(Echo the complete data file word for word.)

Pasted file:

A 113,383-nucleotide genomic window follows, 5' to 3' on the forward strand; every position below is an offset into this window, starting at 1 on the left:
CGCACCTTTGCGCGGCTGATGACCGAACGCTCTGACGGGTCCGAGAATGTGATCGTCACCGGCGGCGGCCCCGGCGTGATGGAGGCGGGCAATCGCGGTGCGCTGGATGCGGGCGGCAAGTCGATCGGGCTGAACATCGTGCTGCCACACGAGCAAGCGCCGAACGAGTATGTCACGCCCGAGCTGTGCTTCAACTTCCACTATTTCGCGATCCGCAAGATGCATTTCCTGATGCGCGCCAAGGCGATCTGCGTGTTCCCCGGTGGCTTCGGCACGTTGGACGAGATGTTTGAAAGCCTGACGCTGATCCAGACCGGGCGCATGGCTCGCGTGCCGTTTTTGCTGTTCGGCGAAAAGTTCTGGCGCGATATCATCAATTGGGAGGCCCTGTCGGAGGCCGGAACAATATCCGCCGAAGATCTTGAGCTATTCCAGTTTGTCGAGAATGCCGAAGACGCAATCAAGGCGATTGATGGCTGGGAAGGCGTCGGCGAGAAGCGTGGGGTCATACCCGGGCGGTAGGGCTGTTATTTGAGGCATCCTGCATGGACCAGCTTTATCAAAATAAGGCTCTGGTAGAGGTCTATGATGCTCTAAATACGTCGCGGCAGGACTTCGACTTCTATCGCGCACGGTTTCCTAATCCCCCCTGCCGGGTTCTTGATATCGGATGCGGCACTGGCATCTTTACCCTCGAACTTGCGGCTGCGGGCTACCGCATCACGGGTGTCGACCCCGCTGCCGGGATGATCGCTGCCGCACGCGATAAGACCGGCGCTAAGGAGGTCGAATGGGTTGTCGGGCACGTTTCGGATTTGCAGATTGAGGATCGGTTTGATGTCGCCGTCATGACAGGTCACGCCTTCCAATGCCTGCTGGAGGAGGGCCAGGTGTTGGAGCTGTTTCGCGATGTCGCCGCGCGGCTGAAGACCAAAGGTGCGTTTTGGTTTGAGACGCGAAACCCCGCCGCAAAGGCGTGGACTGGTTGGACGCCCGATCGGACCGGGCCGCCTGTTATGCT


A 113,383-nucleotide genomic window follows, 5' to 3' on the forward strand; every position below is an offset into this window, starting at 1 on the left:
CGCACCTTTGCGCGGCTGATGACCGAACGCTCTGACGGGTCCGAGAATGTGATCGTCACCGGCGGCGGCCCCGGCGTGATGGAGGCGGGCAATCGCGGTGCGCTGGATGCGGGCGGCAAGTCGATCGGGCTGAACATCGTGCTGCCACACGAGCAAGCGCCGAACGAGTATGTCACGCCCGAGCTGTGCTTCAACTTCCACTATTTCGCGATCCGCAAGATGCATTTCCTGATGCGCGCCAAGGCGATCTGCGTGTTCCCCGGTGGCTTCGGCACGTTGGACGAGATGTTTGAAAGCCTGACGCTGATCCAGACCGGGCGCATGGCTCGCGTGCCGTTTTTGCTGTTCGGCGAAAAGTTCTGGCGCGATATCATCAATTGGGAGGCCCTGTCGGAGGCCGGAACAATATCCGCCGAAGATCTTGAGCTATTCCAGTTTGTCGAGAATGCCGAAGACGCAATCAAGGCGATTGATGGCTGGGAAGGCGTCGGCGAGAAGCGTGGGGTCATACCCGGGCGGTAGGGCTGTTATTTGAGGCATCCTGCATGGACCAGCTTTATCAAAATAAGGCTCTGGTAGAGGTCTATGATGCTCTAAATACGTCGCGGCAGGACTTCGACTTCTATCGCGCACGGTTTCCTAATCCCCCCTGCCGGGTTCTTGATATCGGATGCGGCACTGGCATCTTTACCCTCGAACTTGCGGCTGCGGGCTACCGCATCACGGGTGTCGACCCCGCTGCCGGGATGATCGCTGCCGCACGCGATAAGACCGGCGCTAAGGAGGTCGAATGGGTTGTCGGGCACGTTTCGGATTTGCAGATTGAGGATCGGTTTGATGTCGCCGTCATGACAGGTCACGCCTTCCAATGCCTGCTGGAGGAGGGCCAGGTGTTGGAGCTGTTTCGCGATGTCGCCGCGCGGCTGAAGACCAAAGGTGCGTTTTGGTTTGAGACGCGAAACCCCGCCGCAAAGGCGTGGACTGGTTGGACGCCCGATCGGACCGGGCCGCCTGTTATGCT